Charles Manson associate Bruce Davis wins recommendation for parole
LOS ANGELES — Charles Manson associate Bruce Davis is again a step closer to being freed from prison, but a review board or California Gov. Jerry Brown must approve before the convicted murderer can be paroled.
Davis, 72, now has won four recommendations for release from the California parole board after the board’s decision Thursday. Three earlier decisions for his release were later reversed by California governors.
Brown reversed the 2012 and 2014 decisions, and then-Gov. Arnold Schwarzenegger reversed a 2010 recommendation.
The parole board’s decision is not the end of the case. There’s a 120-day internal review period after which the decision can be affirmed or reversed. When that’s done, Brown will have 30 days to decide whether to nullify or modify the decision.
Evan Westrup, a spokesman for Brown, said the governor wouldn’t comment before the reviews.
According to a statement from the California Department of Corrections and Rehabilitation, Brown previously denied Davis’ parole because he has withheld “information about the murders of Gary Hinman and Donald Shea, and minimized the extent of his involvement and leadership within the Manson family.”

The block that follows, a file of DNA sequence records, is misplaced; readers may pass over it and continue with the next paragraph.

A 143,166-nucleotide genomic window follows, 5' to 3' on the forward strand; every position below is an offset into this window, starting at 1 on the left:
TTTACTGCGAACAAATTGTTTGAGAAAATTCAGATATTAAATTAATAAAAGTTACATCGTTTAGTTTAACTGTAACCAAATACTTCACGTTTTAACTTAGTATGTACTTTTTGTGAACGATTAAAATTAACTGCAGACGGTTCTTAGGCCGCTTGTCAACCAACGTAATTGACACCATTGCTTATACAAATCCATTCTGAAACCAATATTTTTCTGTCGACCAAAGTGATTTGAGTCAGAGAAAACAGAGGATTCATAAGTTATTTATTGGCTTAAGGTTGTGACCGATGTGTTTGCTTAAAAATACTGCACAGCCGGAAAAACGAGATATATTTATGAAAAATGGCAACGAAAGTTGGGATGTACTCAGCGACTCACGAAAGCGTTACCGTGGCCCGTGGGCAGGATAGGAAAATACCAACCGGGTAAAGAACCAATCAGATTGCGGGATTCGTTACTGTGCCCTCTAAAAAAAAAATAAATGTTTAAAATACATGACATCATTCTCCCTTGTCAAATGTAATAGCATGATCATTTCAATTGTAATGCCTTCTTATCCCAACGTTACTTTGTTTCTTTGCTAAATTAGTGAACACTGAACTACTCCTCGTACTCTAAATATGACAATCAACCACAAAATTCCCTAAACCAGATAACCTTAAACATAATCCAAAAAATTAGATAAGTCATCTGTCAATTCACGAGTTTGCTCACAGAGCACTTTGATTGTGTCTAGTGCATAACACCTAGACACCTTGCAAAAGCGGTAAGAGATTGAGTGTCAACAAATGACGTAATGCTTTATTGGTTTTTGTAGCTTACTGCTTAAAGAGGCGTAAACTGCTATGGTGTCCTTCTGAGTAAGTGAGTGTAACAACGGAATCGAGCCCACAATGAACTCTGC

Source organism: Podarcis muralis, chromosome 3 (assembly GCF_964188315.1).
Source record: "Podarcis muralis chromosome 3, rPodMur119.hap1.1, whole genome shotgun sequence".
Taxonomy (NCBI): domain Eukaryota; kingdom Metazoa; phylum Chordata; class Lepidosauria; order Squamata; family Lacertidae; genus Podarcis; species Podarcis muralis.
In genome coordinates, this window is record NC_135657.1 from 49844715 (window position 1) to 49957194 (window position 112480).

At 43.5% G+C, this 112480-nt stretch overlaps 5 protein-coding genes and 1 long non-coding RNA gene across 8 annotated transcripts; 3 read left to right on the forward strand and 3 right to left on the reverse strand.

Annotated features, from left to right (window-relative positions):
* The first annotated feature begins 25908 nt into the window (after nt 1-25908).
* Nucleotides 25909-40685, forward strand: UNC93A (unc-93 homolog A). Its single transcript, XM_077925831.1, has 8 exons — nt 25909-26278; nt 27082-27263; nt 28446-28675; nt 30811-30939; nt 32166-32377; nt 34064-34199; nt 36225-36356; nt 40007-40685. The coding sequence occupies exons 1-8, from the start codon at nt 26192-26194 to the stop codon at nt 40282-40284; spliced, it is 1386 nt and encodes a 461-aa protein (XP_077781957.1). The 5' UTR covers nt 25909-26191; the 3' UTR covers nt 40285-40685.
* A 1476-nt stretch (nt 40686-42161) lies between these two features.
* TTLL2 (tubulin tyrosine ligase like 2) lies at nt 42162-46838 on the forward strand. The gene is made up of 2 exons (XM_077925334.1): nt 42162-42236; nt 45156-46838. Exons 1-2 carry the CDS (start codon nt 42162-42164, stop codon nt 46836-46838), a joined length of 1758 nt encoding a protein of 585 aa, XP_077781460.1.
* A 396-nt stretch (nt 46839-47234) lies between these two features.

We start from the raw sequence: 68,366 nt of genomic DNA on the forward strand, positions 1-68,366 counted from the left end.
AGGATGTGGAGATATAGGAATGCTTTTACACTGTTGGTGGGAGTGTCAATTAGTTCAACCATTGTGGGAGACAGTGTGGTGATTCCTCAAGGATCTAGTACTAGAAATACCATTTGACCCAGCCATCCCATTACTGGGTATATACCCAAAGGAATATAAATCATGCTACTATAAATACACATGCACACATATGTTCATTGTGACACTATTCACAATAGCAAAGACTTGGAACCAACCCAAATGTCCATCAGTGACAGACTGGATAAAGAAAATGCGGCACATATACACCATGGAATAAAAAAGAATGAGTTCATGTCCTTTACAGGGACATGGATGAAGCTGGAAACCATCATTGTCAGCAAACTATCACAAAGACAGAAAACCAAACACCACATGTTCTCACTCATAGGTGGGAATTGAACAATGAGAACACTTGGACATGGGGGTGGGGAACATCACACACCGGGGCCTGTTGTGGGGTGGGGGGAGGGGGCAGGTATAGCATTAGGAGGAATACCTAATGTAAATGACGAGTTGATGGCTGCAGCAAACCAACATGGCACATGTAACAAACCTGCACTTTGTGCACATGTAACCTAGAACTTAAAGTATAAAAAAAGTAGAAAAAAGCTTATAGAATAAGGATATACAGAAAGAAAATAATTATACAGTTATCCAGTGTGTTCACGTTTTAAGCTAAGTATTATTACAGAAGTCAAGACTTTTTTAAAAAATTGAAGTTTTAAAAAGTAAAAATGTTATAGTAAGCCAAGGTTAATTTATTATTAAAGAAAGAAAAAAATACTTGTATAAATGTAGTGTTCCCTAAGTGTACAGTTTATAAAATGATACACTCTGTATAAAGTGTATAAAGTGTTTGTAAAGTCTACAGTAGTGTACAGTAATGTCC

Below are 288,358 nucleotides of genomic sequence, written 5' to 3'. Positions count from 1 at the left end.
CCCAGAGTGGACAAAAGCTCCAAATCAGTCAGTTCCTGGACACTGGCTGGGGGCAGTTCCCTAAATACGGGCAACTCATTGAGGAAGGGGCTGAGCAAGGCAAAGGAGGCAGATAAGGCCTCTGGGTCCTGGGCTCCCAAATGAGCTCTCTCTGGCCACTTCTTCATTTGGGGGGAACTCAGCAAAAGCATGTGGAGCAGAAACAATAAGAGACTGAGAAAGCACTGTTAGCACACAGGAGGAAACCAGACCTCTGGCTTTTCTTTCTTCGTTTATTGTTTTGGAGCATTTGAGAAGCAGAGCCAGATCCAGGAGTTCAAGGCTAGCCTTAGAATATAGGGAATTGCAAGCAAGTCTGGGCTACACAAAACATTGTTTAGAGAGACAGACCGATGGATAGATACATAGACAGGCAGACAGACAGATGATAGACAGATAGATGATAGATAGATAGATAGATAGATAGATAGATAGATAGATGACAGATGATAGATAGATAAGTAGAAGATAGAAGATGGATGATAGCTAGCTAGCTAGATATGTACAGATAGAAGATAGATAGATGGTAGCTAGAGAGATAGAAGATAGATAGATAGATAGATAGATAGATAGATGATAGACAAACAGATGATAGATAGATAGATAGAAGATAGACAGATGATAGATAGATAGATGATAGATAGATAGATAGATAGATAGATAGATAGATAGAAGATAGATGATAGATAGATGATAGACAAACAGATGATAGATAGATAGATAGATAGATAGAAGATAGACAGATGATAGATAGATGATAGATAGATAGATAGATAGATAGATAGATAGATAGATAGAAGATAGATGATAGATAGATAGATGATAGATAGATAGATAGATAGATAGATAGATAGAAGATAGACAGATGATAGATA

CNN left a message seeking comment with Davis’ attorney, Michael Beckman, but didn’t immediately hear back.
Davis was sent to state prison on April 21, 1972, for the first-degree murders of Hinman, a musician, and Shea, a stuntman, in 1969.
In 2010, 2012 and 2014, the parole board granted Davis parole.
In the second case, the board explained it made such a recommendation because of Davis’ “positive adjustment, record of no recent disciplinary problems, and for successfully completing academic and vocational education and self-help programs.”
If Davis is successful this time, he would become the first Manson “family” member to be freed solely for good behavior.
The Manson group’s gruesome killings inspired the best-selling book “Helter Skelter” and made their ringleader Manson a cult figure.
The two-day rampage in 1969 killed seven people, including 8-months-pregnant actress Sharon Tate, wife of famed movie director Roman Polanski.
Manson, 80, is serving a life sentence for his role in the seven murders and those of Hinman and Shea. He was denied parole for the 12th time in 2012. His next hearing is set for 2027.